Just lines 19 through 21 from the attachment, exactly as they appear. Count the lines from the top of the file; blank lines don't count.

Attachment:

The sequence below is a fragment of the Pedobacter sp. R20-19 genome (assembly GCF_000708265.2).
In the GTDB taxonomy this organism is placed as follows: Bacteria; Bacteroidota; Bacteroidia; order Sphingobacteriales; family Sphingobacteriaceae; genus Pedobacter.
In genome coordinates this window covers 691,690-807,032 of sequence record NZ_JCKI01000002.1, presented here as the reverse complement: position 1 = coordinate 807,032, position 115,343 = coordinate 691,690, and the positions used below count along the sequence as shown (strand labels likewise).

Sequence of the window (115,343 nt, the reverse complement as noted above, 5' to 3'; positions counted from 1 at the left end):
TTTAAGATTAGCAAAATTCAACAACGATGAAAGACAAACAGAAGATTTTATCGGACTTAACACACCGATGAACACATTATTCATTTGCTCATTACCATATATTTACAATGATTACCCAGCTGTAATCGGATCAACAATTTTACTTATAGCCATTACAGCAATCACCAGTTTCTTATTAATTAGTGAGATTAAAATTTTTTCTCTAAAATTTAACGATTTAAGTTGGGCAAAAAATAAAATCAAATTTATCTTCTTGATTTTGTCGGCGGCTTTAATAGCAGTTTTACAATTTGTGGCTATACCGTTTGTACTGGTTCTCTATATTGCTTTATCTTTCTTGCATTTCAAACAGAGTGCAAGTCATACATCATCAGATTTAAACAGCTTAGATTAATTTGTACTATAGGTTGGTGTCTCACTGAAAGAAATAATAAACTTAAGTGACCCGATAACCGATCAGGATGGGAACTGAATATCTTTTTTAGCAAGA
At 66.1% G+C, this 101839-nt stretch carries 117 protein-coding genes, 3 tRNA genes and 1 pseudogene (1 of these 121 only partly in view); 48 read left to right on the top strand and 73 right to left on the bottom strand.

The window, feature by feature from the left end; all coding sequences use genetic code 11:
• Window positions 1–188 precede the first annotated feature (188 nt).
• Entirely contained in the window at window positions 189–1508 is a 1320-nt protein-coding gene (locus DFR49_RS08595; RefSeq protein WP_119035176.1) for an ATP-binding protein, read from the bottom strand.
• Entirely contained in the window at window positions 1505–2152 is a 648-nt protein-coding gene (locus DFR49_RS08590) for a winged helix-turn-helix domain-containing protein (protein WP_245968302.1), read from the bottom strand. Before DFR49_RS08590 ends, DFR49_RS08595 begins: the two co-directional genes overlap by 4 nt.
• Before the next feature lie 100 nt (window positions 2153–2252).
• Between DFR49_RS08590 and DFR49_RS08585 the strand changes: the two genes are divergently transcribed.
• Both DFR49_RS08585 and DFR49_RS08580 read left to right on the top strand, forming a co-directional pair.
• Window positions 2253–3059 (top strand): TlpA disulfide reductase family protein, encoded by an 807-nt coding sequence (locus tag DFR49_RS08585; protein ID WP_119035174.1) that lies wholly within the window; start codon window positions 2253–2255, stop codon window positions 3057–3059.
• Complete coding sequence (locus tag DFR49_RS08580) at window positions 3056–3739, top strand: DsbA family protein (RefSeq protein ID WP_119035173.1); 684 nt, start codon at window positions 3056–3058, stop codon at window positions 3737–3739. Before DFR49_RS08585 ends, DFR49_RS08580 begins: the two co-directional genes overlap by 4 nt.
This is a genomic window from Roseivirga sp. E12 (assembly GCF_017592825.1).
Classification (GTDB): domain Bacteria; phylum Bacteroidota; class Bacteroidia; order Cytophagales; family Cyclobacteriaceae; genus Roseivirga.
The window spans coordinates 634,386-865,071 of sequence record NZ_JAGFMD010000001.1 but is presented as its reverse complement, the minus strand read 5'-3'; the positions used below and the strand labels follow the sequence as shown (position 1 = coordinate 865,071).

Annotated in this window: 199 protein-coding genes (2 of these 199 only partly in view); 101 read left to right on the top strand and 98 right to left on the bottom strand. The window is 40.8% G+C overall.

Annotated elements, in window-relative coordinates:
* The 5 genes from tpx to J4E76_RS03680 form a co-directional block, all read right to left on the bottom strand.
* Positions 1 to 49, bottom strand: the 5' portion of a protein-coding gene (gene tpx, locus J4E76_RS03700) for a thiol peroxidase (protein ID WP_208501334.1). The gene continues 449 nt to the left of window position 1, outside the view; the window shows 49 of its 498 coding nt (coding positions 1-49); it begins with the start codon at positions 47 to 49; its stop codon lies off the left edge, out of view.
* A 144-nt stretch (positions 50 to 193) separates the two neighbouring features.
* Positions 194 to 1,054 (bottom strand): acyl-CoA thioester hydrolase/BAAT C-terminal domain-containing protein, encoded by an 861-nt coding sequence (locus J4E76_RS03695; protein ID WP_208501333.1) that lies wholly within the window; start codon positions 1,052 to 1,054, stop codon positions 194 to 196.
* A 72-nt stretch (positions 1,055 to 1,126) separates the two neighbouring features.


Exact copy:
Annotated in this window: 199 protein-coding genes (2 of these 199 only partly in view); 101 read left to right on the top strand and 98 right to left on the bottom strand. The window is 40.8% G+C overall.

Annotated elements, in window-relative coordinates:
* The 5 genes from tpx to J4E76_RS03680 form a co-directional block, all read right to left on the bottom strand.